The impact of climate change and air pollution driven by fossil fuels poses a substantial and immediate threat to human health and overall well-being. Over the span of more than a century, the emission of fossil fuels has predominantly resulted in an approximate 1.1 °C rise in the Earth's average surface temperature compared to the pre-industrial era. Although there has been a growing body of research examining the influence of climate change and air pollution on children's health in recent times, there remains a notable gap in addressing the intricate and cumulative health consequences for children, especially when viewed through a life course perspective.
In a new review published in the KeAi journal Global Transitions, a team of Chinese researchers explored the effects of air pollution and climate change on children's developmental health, spanning from prenatal stages to adolescence. Additionally, they delved into the intricate and multi-faceted consequences of these health challenges on the development of human capital in later stages of life.
"When we investigate the influence of climate change and air pollution on child development, it's crucial to thoroughly analyze it through the lens of a life course perspective," clarified lead author of the study Yali Zhang from Sun Yat-sen University. “This perspective encompasses a range of effects, including adverse birth outcomes indicating damages to fetuses, impacts on the neural system which predominantly develops in the first year of life, malnutrition and infectious disease that occur in infancy, respiratory issues prevalent in young children, as well as the physical trauma and mental illness to which adolescents are more susceptible.”
Human capital refers to the intangible resource a country's citizens possess, which encompass an individual's health, knowledge, skills, judgment, and other attributes. Many previous studies have used educational outcomes as proxies of human capital. These metrics include years of schooling, academic attainment, enrollment rate and illiteracy rate.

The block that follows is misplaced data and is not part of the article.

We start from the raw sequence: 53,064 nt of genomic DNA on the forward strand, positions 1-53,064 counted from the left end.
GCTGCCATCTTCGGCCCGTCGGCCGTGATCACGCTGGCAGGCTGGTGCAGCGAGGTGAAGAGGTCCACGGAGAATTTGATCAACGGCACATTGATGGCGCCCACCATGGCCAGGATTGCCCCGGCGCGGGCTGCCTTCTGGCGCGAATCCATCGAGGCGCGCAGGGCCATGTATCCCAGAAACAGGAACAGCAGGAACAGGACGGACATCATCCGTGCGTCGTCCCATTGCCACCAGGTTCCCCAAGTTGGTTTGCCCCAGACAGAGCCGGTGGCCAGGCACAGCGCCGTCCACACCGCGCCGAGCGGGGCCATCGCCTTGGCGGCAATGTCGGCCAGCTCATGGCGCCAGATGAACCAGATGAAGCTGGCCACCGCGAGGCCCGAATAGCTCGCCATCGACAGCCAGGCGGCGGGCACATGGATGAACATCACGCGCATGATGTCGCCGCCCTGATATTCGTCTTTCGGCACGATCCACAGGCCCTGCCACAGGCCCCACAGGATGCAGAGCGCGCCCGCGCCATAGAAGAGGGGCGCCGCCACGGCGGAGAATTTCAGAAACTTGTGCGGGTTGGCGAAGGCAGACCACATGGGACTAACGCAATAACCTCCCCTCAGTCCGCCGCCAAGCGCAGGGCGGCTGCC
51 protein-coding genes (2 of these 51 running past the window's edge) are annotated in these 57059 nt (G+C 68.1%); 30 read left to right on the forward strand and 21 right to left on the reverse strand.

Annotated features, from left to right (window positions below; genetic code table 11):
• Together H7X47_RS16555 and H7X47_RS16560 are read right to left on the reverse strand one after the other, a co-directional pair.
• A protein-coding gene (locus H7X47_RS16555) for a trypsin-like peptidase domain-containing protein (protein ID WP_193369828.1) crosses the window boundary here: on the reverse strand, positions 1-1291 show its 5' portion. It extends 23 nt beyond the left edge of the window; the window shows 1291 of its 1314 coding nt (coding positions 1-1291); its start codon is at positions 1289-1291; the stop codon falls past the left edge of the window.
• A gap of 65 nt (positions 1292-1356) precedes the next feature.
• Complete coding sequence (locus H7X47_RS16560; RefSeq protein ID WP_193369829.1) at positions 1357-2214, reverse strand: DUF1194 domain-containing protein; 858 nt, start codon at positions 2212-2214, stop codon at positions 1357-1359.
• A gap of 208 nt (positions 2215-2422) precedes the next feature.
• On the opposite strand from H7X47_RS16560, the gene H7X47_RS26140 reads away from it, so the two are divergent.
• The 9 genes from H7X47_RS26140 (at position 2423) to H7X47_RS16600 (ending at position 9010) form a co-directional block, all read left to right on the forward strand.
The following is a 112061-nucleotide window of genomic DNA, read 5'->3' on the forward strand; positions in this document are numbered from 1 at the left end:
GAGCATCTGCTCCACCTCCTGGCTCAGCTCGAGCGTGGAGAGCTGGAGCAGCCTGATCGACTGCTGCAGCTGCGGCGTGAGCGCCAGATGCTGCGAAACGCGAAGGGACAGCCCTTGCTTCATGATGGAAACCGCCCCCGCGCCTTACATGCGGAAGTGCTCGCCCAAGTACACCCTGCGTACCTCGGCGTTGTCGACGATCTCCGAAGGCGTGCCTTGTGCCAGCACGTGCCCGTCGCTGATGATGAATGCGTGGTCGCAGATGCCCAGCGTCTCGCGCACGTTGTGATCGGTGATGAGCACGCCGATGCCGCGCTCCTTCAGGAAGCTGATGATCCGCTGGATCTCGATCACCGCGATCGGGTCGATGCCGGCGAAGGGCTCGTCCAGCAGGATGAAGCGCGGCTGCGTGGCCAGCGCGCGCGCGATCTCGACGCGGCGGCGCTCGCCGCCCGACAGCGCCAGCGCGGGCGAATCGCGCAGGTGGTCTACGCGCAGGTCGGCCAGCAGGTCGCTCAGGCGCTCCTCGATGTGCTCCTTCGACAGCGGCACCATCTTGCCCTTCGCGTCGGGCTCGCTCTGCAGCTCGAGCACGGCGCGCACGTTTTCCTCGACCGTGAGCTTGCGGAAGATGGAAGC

This review further summarizes the human capital effects due to climate change and air pollution, which are mainly mediated by children's health damages, in terms of three dimensions: health, cognitive ability and non-cognitive/socio-emotional ability.
Corresponding author Prof. Cunrui Huang from Tsinghua University, highlighted that a child born today will go through a series of vulnerable windows from the fetal period to childhood and beyond. These children may suffer from multiple health impacts during these periods as a result of air pollution and climate change.
“Consequently, we advocate for a comprehensive evaluation encompassing not only the direct repercussions of health impairments on children, but also the indirect ramifications on long-term human capital and the correlated economic toll,” Prof. Huang urged. “This approach is vital to capture the profound impact of fossil fuel combustion on both the present and forthcoming generations.”
Contact author name, affiliation, email address: Cunrui Huang, Vanke School of Public Health, Tsinghua University, Beijing 100084, China. Ph +86 (10) 62799143, E-mail: firstname.lastname@example.org
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Funder: This work was supported by the grants from the National Key Research and Development Program of China (No. 2018YFA0606200), Sanming Project of Medicine in Shenzhen, China (No. SZSM202111001), and Research Fund of Vanke School of Public Health, Tsinghua University (2021ZZ002).
Conflict of interest: All authors declare that they have no competing interests. Cunrui Huang and Wannian Liang are the Editors-in-Chief of the journal, but they were not involved in the peer review procedure. This paper was handled by another Editorial Board member.
See the article: Zhang, Y., et al., The impact of fossil fuel combustion on children's health and the associated losses of human capital.
Global Transitions, 2023. 5: p. 117-124. https://doi.org/10.1016/j.glt.2023.07.001